When Mixing Colleagues and Friends Goes Nightmarishly Wrong
Illustration: Michael Kennedy

When Mixing Colleagues and Friends Goes Nightmarishly Wrong

How a night out became a cautionary tale about keeping the two worlds separate

I still remember the disappointment of my 25th birthday as clear as day. I’d decided on a hibachi dinner downtown with a few friends from different corners of my life — childhood, church, college, that one time I worked at a Macy’s perfume counter. Despite the steak and shrimp being bomb, the night felt like a disaster. My guests were like oil and water and I had to play peacemaker in the midst of passive-aggressive jabs and sake shots. Awkward as fuck.

But the worst birthday I’ve ever experienced wasn’t even my own.

Look, the only thing more regrettable than blending your friend groups is agreeing to blindly step into those of your co-workers. I tend to keep it cordial with co-workers on the clock, but a handful are cool enough to kick it with outside of work. Jill, an associate from my last telemarketing gig, was my person. Not only did she catch my eyes whenever there was some drama happening on the office floor, but at the bar, she could match me shot for shot without becoming a public embarrassment. My kind of drinker.

For a disco-themed surprise birthday party happening for one of our old co-workers, Ted, we decided to make a date out of it. We coordinated our best Sonny & Cher denim look (quiet as kept, I love dressing up for a good theme) and in the spirit of the more the merrier, we roped in my friend Arin and Jill’s friend Lisa to tag along. Now, Arin’s never met Jill, I’ve never met Lisa, and obviously Arin and Lisa have never seen each other. But we linked up at my place, got intros out of the way, marveled at our ensembles, and piled into Lisa’s car to head out for the night.

The air got tense all around us; it felt like we were in a standoff. No one said anything, but we could feel the eyes trailing as we walked through the apartment searching for Ted.

We’re on CP time, so when we arrive at the party, instead of walking into the function to get ready to surprise Ted, we were the surprise. All the noise quieted as we filed in, and a cluster of White guys in the living room looked at us like, who the hell are these Black people in our house? Mind you, we’re all people of color — I’m Black, Jill’s multiracial but part Black, Arin is El Salvadorian, and Lisa is half-Black, half-White. Just enough melanin to stand out in a room full of fratty White guys taking turns at the beer keg (some of which I’m convinced are about that MAGA life). Guess Ted’s roommates weren’t aware that he might have Black friends.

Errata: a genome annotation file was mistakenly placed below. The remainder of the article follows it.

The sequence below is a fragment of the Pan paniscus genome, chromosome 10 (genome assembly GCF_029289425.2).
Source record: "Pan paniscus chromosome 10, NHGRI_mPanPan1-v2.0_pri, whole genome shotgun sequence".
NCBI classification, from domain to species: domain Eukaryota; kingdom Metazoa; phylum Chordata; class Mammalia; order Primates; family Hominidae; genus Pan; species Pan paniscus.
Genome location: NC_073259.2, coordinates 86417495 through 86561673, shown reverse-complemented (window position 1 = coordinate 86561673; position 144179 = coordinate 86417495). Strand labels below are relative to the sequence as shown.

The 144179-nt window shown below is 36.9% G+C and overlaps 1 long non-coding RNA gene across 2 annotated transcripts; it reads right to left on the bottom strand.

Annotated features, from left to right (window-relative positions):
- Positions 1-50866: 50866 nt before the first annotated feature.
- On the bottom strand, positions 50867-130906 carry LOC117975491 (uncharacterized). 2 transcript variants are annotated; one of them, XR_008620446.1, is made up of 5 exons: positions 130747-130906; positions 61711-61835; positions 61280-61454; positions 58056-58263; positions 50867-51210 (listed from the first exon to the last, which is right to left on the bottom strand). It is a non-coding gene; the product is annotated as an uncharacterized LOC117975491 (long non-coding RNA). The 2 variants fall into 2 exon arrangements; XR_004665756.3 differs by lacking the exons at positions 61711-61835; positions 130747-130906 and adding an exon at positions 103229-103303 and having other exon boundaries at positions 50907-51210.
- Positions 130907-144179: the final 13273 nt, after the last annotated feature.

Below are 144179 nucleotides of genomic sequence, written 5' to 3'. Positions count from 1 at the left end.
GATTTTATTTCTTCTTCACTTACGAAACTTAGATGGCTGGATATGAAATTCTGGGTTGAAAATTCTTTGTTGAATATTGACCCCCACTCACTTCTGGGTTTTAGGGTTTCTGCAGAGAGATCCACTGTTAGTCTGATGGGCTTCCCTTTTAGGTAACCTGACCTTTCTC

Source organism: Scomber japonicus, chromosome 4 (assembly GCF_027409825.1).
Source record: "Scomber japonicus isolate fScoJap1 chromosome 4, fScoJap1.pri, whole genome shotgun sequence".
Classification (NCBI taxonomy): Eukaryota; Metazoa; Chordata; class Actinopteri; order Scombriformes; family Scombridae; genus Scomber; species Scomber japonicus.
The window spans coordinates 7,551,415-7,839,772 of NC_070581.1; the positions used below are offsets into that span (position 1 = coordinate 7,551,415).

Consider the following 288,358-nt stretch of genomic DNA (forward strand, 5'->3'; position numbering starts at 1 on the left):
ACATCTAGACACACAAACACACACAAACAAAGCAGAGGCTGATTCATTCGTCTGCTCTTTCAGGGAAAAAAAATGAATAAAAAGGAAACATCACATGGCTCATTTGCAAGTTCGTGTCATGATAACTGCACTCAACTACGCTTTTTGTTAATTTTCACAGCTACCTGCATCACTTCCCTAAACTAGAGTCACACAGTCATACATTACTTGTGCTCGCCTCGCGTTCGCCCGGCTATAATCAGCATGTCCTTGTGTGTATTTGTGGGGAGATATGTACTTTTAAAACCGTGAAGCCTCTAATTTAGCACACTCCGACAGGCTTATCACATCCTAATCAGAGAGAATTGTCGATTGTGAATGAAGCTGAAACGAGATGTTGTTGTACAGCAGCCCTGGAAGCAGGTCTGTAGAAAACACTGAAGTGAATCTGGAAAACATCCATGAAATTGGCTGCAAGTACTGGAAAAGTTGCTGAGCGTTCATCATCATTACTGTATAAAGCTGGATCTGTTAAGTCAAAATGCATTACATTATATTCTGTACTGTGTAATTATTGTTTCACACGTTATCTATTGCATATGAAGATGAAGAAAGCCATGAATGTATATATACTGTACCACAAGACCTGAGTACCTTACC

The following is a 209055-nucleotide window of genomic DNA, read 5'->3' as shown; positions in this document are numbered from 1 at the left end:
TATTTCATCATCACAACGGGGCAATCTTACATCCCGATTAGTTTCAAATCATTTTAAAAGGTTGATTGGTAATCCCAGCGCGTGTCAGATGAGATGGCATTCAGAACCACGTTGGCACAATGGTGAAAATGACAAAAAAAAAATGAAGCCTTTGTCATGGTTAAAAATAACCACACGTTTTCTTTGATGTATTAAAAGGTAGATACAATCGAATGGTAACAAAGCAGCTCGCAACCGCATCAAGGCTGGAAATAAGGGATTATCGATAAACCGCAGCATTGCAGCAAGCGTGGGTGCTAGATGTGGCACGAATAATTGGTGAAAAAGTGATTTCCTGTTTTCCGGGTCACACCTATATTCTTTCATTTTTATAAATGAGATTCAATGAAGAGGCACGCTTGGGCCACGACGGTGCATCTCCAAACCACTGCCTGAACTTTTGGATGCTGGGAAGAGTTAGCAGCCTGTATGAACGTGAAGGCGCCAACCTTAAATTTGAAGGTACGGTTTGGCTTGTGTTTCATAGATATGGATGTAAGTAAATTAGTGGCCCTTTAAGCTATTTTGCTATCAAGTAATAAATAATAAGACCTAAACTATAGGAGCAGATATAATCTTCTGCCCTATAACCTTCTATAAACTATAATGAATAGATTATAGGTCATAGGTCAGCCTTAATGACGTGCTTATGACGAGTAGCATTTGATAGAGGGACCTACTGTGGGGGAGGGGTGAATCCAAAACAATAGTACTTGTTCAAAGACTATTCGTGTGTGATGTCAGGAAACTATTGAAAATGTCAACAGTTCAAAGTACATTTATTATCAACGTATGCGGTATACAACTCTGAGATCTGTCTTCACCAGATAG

The air got tense all around us; it felt like we were in a standoff. No one said anything, but we could feel their eyes trailing us as we walked through the apartment searching for Ted. Even he was low-key surprised to see us standing there in his kitchen bearing bottles of wine. The stares in the apartment only got icier, the whispering louder, and the discomfort on all sides more palpable. Of course, the birthday boy was too lit to notice any of this, let alone diffuse the situation.

After 20 minutes of trying to drink the awkward away and pretend like none of this was happening, Lisa, who was clearly triggered, started clutching onto Jill’s arm and having a panic attack. Arin hit me with the It’s time to go look, so before anything funny went down, we decided to chuck the deuces to Ted and his weird-ass friends. I know we looked all kinds of crazy during our retreat: some weird disco-looking freaks leaving this house, walking through this dark neighborhood, trying to find where Lisa parked as she was still calming down.

We try to salvage the night at a local bar — and yeah, I’m going into present tense now, so bear with me — to recap and unpack the fact that these people acted like we were thieves breaking into their home. It’s almost laughable, now that we’ve got a few real drinks flowing in our system. Arin and I take a quick bathroom break and by the time we come back, we see Jill and Lisa in these guys’ faces, having a full-blown war of words at the bar. Necks rolling. Hands snapping in the air. “Assholes” and “motherfuckers” being thrown around. Apparently, one of the men whispered some inappropriate shit in Lisa’s ear. That, on top of the previous tension from the party, was too much; Lisa’s blown her lid and Jill is there to back her up, matching her energy. A couple of randos tried to interject to calm down the screaming match, but, of course, that caused an even bigger scene.

Somewhere in the midst of this, Lisa calls her dad, who’s a cop, and patrol cars appear outside. She goes outside to send them in to find the guys who were upsetting her. At this point, Arin and I need a minute, so we walk across the street to grab some food and take in the scene. It’s 2 a.m., and people are spilling onto the street because it’s curfew in Seattle and the clubs are shutting down. Everyone’s drunk and crying and lit and a mess. I’m like, wow, this is really what it looks like.

My phone’s blowing up in my hands because Lisa’s freaking out thinking I left with her car keys in my pocket, so I need to find her before she has another meltdown. I look over to Arin to check how he’s doing, and he says, “Yeah, I don’t think I can go out with your friends again.” Who could blame him?

I took my L quietly and learned that maybe I’m not meant to meet my work friends’ friends. Maybe conference room happy hours are as far as it should go. And to keep it a buck, Jill’s still my homie, but in the two years since that rollercoaster of a night, I haven’t tried to reconnect with Ted or Lisa since.

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